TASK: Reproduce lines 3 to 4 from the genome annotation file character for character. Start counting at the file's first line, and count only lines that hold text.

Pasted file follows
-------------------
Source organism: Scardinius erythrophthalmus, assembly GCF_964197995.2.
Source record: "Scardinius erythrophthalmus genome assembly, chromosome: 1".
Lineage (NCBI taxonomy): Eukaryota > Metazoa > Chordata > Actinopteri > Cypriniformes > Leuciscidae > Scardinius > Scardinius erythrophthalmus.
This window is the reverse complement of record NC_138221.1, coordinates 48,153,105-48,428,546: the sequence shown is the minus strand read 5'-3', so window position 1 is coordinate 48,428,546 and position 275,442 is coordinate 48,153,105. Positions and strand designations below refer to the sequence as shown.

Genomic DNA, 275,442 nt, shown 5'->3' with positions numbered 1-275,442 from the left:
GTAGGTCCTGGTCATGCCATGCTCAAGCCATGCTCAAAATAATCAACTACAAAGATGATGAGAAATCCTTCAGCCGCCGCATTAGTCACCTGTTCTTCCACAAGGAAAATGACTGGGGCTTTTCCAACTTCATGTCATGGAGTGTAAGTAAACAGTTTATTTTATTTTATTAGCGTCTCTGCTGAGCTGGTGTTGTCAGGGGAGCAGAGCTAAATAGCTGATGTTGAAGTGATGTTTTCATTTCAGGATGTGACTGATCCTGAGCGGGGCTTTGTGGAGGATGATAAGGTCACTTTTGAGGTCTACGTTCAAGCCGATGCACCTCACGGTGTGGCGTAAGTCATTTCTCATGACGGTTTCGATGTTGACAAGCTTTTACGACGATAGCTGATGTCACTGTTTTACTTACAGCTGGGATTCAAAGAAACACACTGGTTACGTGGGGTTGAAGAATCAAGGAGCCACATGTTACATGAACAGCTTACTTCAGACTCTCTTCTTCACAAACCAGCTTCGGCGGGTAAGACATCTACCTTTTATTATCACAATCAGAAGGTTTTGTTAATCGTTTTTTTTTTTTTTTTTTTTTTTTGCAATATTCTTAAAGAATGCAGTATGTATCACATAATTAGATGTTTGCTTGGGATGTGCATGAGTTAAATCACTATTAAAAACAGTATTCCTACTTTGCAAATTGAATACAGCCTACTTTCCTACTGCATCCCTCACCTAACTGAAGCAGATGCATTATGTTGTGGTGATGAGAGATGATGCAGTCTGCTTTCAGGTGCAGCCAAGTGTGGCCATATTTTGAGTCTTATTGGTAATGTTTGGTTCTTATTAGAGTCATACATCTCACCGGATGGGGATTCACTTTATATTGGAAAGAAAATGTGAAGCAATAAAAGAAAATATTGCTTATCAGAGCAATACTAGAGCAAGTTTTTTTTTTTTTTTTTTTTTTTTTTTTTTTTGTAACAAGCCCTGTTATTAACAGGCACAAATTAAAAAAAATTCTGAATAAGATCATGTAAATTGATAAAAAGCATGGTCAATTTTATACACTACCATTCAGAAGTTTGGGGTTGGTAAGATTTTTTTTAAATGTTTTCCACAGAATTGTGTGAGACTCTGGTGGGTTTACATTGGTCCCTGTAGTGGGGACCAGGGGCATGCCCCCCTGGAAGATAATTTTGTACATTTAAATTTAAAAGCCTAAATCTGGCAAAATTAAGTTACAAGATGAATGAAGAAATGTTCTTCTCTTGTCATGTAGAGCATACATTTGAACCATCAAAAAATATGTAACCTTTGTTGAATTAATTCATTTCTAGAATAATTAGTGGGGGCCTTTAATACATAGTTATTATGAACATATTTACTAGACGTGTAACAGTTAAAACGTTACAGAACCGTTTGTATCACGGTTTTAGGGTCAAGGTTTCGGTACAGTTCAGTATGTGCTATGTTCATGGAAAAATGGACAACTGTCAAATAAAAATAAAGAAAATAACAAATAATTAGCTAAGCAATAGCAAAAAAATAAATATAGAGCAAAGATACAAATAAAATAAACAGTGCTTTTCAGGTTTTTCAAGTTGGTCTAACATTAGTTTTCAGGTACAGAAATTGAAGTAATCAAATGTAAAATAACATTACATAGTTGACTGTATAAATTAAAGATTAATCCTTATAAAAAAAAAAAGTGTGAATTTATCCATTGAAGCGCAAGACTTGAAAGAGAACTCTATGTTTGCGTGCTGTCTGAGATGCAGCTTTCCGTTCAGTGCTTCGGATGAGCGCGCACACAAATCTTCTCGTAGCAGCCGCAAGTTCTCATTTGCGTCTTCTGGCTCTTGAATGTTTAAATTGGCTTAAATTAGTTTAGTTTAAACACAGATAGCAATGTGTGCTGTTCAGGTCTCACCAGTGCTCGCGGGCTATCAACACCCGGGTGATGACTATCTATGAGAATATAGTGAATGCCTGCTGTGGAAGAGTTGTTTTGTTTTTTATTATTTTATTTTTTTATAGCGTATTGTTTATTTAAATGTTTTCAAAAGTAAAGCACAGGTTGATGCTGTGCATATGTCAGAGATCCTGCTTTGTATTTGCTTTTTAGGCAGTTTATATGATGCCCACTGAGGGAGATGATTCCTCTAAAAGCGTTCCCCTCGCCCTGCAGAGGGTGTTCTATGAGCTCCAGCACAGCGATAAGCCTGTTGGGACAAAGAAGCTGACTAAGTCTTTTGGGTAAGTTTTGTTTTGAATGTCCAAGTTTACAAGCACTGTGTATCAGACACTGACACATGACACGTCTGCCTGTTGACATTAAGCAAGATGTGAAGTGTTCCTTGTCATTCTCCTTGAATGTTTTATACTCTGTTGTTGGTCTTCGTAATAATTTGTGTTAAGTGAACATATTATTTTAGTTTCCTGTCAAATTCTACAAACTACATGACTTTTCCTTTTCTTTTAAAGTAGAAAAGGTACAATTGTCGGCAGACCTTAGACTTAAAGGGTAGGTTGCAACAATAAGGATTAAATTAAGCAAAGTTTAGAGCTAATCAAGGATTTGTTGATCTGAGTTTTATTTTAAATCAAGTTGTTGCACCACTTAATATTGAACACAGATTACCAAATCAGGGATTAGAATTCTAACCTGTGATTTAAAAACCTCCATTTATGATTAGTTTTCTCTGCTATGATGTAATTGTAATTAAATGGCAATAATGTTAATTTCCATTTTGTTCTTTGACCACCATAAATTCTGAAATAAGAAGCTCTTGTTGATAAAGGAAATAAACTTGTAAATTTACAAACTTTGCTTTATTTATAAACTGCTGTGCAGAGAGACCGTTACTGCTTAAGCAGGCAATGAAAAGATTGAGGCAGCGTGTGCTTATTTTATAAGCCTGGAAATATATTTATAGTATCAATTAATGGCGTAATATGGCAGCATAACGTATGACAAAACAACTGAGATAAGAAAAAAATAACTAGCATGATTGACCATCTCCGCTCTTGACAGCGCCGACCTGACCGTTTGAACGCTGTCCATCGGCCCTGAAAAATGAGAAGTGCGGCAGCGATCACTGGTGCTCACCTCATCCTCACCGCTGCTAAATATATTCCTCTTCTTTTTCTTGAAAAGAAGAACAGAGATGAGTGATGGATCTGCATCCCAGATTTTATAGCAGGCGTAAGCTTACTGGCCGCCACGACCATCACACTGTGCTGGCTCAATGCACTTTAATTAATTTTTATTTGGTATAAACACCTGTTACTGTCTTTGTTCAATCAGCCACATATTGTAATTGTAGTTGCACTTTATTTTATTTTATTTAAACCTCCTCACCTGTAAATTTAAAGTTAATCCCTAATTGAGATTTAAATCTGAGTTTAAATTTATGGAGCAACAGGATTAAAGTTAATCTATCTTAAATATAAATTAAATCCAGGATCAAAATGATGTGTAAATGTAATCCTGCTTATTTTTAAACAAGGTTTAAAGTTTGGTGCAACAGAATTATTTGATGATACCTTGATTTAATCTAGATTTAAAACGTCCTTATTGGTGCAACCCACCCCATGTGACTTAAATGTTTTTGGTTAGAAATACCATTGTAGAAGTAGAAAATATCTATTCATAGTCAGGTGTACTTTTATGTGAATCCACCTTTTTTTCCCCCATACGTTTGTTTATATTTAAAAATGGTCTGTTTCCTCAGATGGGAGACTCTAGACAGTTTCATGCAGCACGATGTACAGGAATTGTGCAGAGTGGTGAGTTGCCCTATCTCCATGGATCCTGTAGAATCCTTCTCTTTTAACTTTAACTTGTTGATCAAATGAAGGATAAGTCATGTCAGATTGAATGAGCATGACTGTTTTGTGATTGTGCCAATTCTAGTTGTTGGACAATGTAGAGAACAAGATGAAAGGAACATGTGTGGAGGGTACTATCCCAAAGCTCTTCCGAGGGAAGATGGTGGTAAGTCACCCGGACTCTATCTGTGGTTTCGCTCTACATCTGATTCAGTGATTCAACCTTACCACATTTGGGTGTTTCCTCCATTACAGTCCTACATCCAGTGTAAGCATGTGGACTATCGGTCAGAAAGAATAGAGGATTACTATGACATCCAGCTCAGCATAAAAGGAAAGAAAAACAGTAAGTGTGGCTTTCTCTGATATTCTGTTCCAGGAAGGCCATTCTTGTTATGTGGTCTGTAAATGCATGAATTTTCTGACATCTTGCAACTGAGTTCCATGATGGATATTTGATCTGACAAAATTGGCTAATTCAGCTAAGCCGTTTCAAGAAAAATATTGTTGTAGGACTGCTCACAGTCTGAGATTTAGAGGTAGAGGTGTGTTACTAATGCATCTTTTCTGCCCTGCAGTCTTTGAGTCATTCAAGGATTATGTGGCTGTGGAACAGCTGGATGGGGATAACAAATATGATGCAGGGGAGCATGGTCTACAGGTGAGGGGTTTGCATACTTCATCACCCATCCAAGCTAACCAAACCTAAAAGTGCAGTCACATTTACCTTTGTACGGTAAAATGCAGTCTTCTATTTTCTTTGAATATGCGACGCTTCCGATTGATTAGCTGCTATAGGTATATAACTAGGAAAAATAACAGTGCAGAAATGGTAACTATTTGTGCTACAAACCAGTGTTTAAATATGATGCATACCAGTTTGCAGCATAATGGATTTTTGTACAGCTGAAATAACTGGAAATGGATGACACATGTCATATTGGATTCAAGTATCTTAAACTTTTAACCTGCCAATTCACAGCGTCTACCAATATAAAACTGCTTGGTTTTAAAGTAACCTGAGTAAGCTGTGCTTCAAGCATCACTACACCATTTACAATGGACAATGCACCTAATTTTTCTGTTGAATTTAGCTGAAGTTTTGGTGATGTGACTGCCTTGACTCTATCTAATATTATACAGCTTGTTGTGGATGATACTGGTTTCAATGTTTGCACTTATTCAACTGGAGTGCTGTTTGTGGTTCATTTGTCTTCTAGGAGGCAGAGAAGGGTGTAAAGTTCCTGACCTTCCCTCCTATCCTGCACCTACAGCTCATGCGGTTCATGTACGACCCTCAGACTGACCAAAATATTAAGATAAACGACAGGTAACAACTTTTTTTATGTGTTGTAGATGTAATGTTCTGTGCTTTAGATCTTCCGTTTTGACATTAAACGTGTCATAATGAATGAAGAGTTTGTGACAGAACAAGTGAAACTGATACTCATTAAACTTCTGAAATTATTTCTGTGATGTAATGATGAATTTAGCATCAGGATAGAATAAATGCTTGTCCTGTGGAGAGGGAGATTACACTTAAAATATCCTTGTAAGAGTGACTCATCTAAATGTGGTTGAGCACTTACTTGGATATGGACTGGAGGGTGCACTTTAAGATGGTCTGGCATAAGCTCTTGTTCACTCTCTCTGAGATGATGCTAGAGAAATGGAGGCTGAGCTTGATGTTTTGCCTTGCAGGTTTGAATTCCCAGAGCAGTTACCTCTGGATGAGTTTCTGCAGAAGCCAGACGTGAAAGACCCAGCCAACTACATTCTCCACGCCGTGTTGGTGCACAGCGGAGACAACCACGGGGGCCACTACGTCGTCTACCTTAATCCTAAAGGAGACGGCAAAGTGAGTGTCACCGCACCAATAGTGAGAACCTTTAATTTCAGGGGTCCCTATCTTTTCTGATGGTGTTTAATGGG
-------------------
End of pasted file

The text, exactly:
Lineage (NCBI taxonomy): Eukaryota > Metazoa > Chordata > Actinopteri > Cypriniformes > Leuciscidae > Scardinius > Scardinius erythrophthalmus.
This window is the reverse complement of record NC_138221.1, coordinates 48,153,105-48,428,546: the sequence shown is the minus strand read 5'-3', so window position 1 is coordinate 48,428,546 and position 275,442 is coordinate 48,153,105. Positions and strand designations below refer to the sequence as shown.